To get a bit serious again, I try to be a respectful and diligent padavan. Being an educator/lecturer/supervisor myself, I don't want my coach to feel like she is wasting her time because I'm not doing my part. It doesn't matter that I pay my fee anyway, it is still disrespectful. I know that situation from the other side of the table very well, and although I have never had a coach in running before, I was 23 when I enrolled to a music school, and had these thoughts sorted out then.
So, as long as I'm not taking things seriously and doing my part, I'll not sign up with a coach even if I were to win the lottery, no matter how much I like her ruffled hair.
After all the counter arguments above, I may seem a bit hypocritical or dishonest, considering that I am actually following the training plan written by coach. Moreover, if you read further, it will may seem that I'm even propagating this. Let me make this absolutely clear: I have no intension to convince anybody to do the same in this post or the follow-ups. I'm just sharing my reasoning, which may resonate with you.
So what happened? After all this resistance, what is the secret reason for giving in? Drumroll... she is:
And they lived happily ever after. THE END.
Well, it is true, that my interest in proper training increased a lot, when Zsuzsi told me that she started working as a coach full time, but unfortunately this is not fairy tale, so reality is less enchanting. Anyhow, here we go:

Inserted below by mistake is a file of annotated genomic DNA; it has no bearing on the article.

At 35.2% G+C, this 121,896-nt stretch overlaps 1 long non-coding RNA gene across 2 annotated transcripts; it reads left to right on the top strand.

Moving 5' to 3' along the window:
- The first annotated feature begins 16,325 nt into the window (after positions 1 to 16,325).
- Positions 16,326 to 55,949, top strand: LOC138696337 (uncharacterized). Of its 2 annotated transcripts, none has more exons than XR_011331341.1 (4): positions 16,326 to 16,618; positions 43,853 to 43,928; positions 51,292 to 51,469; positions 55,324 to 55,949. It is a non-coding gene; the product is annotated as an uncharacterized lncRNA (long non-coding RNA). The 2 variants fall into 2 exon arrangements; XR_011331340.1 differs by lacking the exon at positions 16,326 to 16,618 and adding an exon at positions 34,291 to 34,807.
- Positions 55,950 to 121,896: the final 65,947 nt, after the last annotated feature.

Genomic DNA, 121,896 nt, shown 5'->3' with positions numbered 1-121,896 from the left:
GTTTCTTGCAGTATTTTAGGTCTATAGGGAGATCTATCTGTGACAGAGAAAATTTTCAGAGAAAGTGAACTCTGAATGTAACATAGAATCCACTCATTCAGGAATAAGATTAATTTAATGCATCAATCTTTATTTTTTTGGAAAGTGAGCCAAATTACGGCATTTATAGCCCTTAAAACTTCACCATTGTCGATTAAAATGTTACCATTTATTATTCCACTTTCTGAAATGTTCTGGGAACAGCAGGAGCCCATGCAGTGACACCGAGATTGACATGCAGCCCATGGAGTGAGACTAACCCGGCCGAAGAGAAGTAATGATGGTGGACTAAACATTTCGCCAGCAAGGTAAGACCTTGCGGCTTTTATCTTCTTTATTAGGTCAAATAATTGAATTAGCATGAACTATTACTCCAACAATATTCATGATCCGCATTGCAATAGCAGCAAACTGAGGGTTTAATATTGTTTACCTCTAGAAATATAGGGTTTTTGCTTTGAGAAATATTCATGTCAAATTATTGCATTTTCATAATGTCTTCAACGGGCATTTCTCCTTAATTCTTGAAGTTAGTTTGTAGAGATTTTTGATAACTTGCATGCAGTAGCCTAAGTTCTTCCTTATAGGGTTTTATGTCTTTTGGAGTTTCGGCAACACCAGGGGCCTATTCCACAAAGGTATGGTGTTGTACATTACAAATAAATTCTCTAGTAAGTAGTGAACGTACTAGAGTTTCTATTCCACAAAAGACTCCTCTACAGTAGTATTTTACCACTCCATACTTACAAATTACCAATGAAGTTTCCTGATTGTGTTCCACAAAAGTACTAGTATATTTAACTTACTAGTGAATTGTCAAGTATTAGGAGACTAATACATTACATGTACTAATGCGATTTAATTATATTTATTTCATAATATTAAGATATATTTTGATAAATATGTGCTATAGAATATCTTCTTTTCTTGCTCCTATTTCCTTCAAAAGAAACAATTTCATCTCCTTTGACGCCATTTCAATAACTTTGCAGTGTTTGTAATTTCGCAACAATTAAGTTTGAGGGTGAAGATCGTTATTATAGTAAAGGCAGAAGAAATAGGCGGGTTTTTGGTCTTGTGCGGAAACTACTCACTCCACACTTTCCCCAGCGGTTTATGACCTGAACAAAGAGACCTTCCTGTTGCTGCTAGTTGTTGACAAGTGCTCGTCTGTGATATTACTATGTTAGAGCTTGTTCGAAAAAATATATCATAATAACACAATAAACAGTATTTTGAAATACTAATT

Coaches became more and more available in recent years. There are professionals, who do consulting as a side-job, there are solo freelancers, and there are companies that specifically target this market. Even in a small country, like Hungary with less than 10 million people, the running market matured enough for this segment to be viable, not just organizing races or selling shoes. So I was obviously exposed to the fact, that not only professionals can have advisors. Issue #1 is no more.
There was a time, when I would not have been able to afford a coach. Luckily, prices went down thanks to technology and competition in the market. My financial status got a lot better, so it is not an issue anymore to pay $35 or so each month. Issue #2 is not a problem (at least for now).
What happened next? Oh, wait, I remember, a global pandemic did. It changed many-many things in our lives, but two things are relevant now:
So, strangely enough, in a ying-yang way of things, COVID brought me the best circumstances to try this thing out. I was always interested, curious, played with the idea, but the reasons above (and my laziness) always tilted the scale unequivocally in the favor of doing things as always. Even when Zsuzsi became a coach. Being absolutely direct, what I realized last year was this: Thanks to the pandemic, I can try this experience with minimal (additional) sacrifices in my life. I also have the money now, a friend as a coach, I'm curious how it will turn out, so why not?. I'll not have a better chance with a "lower cost of entry", now is the time.
Hey, wait a minute, what about Issues #3 and #4?! Well, stay tuned for Part 2.